The ARB stating, “The ten-year gap of data and evidentiary information between these periods prevents any realistic ability to connect those two periods logically.” This case should serve as a wake-up call to the OFCCP concerning their overreaching efforts and tactics to uncover alleged discrimination.
Also evident is how the heavy burden of proof lies on the shoulders of the agency and not the employer. According to the ARB, concerning the 2002-2005 allegations, “the OFCCP did not argue that there were statistically significant standard deviations for one or more stages of the hiring process.” It is up to the agency, or Plaintiff, to supply sufficient evidence proving the company was intentionally discriminating, and in this instance, the OFCCP failed to do so.
- 1993- OFCCP notified BOA (previously known as NationsBank). They had selected the bank’s Charlotte, North Carolina headquarters for a compliance review and requested BOA’s affirmative action plan and additional documentation for review. OFCCP’s initial assessment of the bank’s affirmative action plan did not find sufficient evidence of discrimination. The agency then performed an onsite investigation to conduct a more thorough review of BOA’s hiring practices, records explicitly for job positions in job groups.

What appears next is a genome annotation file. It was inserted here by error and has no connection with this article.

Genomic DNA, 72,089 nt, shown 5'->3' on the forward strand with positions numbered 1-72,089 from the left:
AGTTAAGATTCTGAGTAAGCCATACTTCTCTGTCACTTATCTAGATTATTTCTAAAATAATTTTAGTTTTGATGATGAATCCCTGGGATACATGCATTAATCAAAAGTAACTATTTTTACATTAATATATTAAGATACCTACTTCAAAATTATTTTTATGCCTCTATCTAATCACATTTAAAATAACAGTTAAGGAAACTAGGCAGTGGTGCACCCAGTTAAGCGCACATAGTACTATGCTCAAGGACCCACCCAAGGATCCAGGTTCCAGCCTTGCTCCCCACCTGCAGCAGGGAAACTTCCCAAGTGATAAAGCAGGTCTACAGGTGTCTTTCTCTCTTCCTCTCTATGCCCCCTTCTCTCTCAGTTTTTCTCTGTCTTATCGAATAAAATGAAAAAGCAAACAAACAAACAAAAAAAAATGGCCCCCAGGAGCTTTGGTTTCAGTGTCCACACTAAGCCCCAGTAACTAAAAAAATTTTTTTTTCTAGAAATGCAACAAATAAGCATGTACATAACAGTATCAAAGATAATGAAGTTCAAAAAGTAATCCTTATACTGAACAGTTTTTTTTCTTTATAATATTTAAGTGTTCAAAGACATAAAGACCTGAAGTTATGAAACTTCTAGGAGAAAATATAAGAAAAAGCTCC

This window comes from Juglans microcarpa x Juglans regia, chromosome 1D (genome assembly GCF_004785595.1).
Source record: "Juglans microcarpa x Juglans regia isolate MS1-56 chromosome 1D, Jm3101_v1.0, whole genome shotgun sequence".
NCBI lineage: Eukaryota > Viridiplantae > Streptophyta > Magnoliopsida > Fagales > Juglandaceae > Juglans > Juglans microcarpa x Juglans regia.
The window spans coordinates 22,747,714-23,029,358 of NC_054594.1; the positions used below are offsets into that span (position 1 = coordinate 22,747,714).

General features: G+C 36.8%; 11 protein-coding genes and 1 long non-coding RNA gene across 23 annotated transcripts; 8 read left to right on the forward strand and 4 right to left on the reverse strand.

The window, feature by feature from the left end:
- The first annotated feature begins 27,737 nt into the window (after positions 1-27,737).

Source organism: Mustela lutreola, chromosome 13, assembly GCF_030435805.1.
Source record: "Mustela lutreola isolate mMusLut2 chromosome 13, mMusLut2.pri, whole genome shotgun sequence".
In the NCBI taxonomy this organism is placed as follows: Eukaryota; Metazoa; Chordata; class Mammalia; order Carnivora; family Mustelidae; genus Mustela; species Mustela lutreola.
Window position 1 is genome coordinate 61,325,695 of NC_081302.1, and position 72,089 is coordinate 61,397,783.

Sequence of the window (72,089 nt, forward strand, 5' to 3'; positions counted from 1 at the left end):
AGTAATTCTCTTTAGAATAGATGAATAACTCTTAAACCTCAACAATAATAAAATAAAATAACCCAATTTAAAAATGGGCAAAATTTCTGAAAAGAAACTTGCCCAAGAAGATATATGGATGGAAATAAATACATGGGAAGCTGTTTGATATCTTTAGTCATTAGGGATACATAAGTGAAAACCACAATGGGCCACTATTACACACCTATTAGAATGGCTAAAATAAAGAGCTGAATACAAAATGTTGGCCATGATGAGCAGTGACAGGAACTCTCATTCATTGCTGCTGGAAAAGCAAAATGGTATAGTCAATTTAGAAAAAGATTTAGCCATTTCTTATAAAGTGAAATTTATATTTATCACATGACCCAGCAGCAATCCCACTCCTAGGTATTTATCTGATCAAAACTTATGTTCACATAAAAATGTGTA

- 1994- OFCCP determined BOA had discriminated against African American job applicants during its hiring process at the Charlotte headquarters.
- 1994-BOA submits a complaint, stating the second search of BOA’s hiring practices violated its Fourth Amendment rights since BOA only gave consent to review initial documentation and not its hiring practices.